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On the 15 April 1991, the European Bank for Reconstruction and Development opened its doors for business for the first time.
It was conceived by its founders as ‘a new and unique structure of co‑operation’ for a continent still recovering from the shock of the collapse of communism.
Its mission then, as now, was to further progress towards market-oriented economies and promote private and entrepreneurial initiative.
So, at the age of 30, how is the EBRD doing? What are the challenges for its future? What has the EBRD taught some of its former staff?
This special discussion brought together four EBRD Chief Economists, past and present, who shared their insights into the Bank and its influence on the countries where it works, global development and the world of international financial institutions.
The inaugural Chief Economist of Asian Infrastructure and Investment Bank, Erik Berglof, talked about the technical banking skills which are unique to the EBRD as well as its knowledge of its regions. These are particularly important as the Bank helps them overcome the impact of the Covid-19 crisis.
“Technical skills, structuring projects, infrastructure or financial… All those skills we assume in the models, but when you live with them on a daily basis…, it is both humbling and reassuring,” he said.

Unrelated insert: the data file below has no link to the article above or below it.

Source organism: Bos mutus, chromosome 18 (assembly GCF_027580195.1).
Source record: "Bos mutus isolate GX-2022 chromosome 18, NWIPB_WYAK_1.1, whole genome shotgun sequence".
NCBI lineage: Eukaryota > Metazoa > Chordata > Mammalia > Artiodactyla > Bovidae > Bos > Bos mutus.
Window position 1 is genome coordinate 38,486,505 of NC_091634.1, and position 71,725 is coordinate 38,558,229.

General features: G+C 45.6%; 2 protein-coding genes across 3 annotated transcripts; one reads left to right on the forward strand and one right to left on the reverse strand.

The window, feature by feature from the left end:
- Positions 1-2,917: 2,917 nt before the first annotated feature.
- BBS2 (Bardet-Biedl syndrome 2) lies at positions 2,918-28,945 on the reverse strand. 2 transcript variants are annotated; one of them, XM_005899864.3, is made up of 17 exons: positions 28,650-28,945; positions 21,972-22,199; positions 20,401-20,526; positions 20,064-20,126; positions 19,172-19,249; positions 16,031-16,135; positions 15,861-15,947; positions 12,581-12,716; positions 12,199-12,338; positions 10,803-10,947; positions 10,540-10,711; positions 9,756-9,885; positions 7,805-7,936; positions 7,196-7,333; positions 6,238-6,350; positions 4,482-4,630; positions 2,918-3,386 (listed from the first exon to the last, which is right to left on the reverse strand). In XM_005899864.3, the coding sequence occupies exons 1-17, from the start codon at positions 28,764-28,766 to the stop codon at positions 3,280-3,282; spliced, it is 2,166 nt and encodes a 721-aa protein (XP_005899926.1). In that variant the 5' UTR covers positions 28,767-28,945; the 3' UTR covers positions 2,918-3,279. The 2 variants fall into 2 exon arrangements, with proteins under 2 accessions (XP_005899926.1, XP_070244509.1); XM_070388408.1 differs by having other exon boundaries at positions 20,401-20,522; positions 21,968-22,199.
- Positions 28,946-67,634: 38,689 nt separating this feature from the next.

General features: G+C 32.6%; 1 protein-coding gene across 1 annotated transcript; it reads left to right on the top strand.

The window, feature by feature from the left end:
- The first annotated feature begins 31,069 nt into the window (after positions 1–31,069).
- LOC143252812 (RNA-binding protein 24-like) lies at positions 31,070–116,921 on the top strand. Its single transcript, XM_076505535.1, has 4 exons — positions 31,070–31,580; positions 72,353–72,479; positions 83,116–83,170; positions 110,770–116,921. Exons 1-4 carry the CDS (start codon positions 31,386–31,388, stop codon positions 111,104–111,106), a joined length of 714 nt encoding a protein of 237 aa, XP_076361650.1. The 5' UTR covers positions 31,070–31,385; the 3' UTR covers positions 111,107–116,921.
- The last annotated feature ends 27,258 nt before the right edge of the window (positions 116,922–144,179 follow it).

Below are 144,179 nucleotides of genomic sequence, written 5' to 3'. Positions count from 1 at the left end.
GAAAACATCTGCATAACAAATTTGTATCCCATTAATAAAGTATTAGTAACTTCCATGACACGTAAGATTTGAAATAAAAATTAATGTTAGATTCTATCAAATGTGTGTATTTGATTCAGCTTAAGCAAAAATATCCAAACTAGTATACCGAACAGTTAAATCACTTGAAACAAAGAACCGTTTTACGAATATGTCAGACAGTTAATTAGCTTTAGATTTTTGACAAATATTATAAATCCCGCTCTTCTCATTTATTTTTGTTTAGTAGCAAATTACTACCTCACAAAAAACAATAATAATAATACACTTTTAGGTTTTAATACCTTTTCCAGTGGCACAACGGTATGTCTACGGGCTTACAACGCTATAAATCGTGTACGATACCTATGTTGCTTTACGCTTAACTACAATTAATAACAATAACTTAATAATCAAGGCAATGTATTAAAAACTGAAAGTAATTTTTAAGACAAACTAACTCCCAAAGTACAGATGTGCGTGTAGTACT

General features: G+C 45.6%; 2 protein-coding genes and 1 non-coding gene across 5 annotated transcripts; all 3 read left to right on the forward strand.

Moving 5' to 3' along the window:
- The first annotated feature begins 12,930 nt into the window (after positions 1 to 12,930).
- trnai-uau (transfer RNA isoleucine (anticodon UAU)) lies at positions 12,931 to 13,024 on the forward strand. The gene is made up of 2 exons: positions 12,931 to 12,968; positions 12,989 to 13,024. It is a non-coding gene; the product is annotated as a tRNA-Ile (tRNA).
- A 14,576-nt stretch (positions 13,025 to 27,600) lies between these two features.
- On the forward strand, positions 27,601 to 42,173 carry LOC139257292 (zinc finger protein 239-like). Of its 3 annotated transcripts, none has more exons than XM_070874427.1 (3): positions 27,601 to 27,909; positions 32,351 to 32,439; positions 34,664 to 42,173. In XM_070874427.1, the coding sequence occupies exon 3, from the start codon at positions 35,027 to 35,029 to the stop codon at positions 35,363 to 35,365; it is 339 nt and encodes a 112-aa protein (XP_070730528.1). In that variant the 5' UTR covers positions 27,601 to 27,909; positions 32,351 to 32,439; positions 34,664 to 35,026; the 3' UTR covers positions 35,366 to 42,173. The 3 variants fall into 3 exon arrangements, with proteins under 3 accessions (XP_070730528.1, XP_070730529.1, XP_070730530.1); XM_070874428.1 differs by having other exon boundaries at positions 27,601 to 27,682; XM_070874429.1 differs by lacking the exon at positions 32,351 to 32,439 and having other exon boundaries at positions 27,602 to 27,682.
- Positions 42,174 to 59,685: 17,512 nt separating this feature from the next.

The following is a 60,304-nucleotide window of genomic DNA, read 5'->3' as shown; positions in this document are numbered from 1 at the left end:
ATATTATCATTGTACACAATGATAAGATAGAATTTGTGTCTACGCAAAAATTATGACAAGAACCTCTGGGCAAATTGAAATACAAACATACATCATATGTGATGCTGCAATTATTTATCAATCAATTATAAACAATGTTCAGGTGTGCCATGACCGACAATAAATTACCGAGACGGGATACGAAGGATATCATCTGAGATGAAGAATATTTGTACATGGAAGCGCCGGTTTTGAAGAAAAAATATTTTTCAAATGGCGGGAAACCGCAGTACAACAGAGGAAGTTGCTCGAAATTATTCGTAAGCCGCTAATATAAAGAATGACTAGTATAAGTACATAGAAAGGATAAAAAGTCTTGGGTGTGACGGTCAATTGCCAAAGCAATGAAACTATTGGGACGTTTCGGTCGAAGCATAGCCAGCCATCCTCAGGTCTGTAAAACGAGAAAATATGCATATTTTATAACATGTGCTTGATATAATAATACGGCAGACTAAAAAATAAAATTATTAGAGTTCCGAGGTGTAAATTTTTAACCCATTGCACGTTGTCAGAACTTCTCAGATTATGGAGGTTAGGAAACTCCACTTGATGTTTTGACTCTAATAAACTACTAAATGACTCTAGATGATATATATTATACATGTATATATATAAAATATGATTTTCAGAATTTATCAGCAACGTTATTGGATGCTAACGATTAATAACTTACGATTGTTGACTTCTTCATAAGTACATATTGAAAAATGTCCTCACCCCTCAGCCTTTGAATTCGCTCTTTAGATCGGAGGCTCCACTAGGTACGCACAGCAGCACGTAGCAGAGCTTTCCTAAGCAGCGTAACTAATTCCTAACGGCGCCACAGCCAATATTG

“At this point most economies are still on life support. Nobody knows what the real state of the economy is… Then we will see the first firms fighting for survival. And the true test will be: will the firms close to the governing elites be bailed out?,” said the current EBRD Chief Economist Beata Javorcik in a stark warning of the challenges ahead.
Lord Stern, IG Patel Professor of Economics and Government and Chairman of the Grantham Research Institute on Climate Change and the Environment stressed some positives that the coronavirus pandemic has brought about, such as people being less averse to change and a unified willingness to build back better.
Sergei Guriev, now Professor of Economics at Science Po in Paris, highlighted the importance of digitalisation for inclusive recovery, especially when some of the EBRD regions enjoy only partial internet coverage.